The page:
Notes from Ghana #19

Here is a description (and a little history) written  by Rory Magill of my naming ceremony that the elders invited everyone to share. This included a shot (or tot) of the local Akpoteshie which everyone in our group was offered….we’re not telling who all accepted, but it was all in the service of tradition :)


On her first trip to Ghana in 1990, Kathy Armstrong established what would become a life-long, ocean-deep connection with drummer Kwasi Dunyo who, by simple dint of his wonderfully accented English, gave her her first African name, Kahti. Somewhere between Kahti Armstrong and Kahti Am Strong.
When she returned to Canada, she inspired her new friend Rory Magill to book a flight and go see for himself what it was all about. On his first trip to Ghana, he acquired a number of names: Kofi Tetteh Tsulu Dogo Dogo – Friday-born second-son red tall tall.

The written versions of Kathy’s name in Ewe circles was a different matter. Letters to Canada from Dagbamete friends arrived addressed to Rory and Karthy, or to Roly and Katchy – letters which usually ended with lovely wishes, like “more grease to your elbows.”

On her second trip to Ghana, Kahti Am Strong went with her new traveling companion, Kofi Tetteh Tsulu Dogo Dogo Rory Magill. Whereas she had previously been greeted enthusiastically with cries of “Kahti”, she was now moving with a man and moving in a pretty fiercely patriarchal country – a man’s world – and now, as she walked with Kofi Tetteh etc., she was met with very enthusiastic cries of “Dogo Dogo!”  Suddenly: Mrs. Magill. This, the woman who had impressed an entire village on her first trip with her masterful turn on lead drum at a powerful chief’s funeral. This, the woman who had since that time brought Kwasi for a working visit to Canada, setting off a remarkable chain of explosions that has brought continued prosperity to the unstoppable Kwasi Dunyo, and to his family and his village. This, the woman whose African name Kahti became synonymous in Kwasi’s village Dagbamete with “white person”, so that subsequent white visitors to the village were often greeted as “Kahti”. But now, visiting in tandem with a man, it was all “Dogo Dogo” this and “Kofi Tetteh Tsulu” that. And now Kofi Tetteh Tsulu Dogo Dogo was adding little by little more names, first by having his head shaved, thereby earning himself the epithet Sakora, and second, by simply being a man and thereby receiving from our man Kwasi the honorific Nana Nii, which means nothing less than Chief in two different languages.

As Rory’s name grew longer and longer, Kahti’s stayed short and to the point. She began to wonder why KTTDDSNN Rory Magill would so easily acquire so many names, while hers remained so….short and to the point. Was it a case of male privilege? This might spell trouble for the two, who were in fact much more than travelling companions. In fact, this their second trip to Ghana – their first trip together – directly preceded their wedding in Toronto, which, not surprisingly, involved a lot of drumming, dancing, singing, libation and excellent fun. That is another story for another time.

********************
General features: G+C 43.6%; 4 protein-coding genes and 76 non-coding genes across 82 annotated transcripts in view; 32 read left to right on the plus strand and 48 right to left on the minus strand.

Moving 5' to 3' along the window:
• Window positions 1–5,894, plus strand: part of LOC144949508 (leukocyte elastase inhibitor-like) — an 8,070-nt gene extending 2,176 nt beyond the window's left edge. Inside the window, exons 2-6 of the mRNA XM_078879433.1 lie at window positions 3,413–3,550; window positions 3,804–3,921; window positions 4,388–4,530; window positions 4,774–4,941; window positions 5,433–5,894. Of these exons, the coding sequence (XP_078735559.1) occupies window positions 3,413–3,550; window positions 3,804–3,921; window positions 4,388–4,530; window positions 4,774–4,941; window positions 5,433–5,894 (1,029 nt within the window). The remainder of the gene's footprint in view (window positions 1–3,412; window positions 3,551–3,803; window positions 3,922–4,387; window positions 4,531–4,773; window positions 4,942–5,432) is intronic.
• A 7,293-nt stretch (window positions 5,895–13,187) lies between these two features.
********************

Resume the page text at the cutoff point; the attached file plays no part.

Long years lay ahead for the too-short-named Kahti and her extravagantly-named husband Nana Nii. And so one day Kofi Tetteh Tsulu Dogo Dogo Sakora Nana Nii Rory Magill realized it might fall to him to redress this untenable inequity. He consulted with Kwasi and with Kwasi’s niece Aku and with other Ghanaian friends and he consulted his handy pocket guide to the Ewe language.

The first place to look for a Ghanaian name is the day of your birth. Kahti Am Strong was born on a Sunday and so she would be Kwasiwa. She was the first-born child in her family, and a girl, so in Ewe she would be Ewui (which sounds like your either whistling or blowing out a candle). Kahti’s huband was always fond of calling his wife Mama (once there was a babe in her arms) and, after getting past the fact that “Mama” is Ewe for grandmother, he found that it also means “Queen Mother”. That seemed very fitting, given her leadership status in what is essentially the village of Baobabtree and her prominent status in Dagbamete. Kwasi provided the kicker with Yenunya. Mama Yenunya, he said, was a very powerful, highly respected, much loved Queen Mother of his village a couple of generations back. Say no more. Mama Yenunya would now be virtually reincarnated in Kahti Am Strong who would now be called Mama Yenunya Ewui Kwasiwa Kahti Armstrong. A name fit for a king. This grand new name was emblazened on a plaque and presented to her on the occasion of her forty-fifth birthday.

When plans were struck for a third Baobab trip to Ghana, an idea began to hatch in Kwasi’s mind.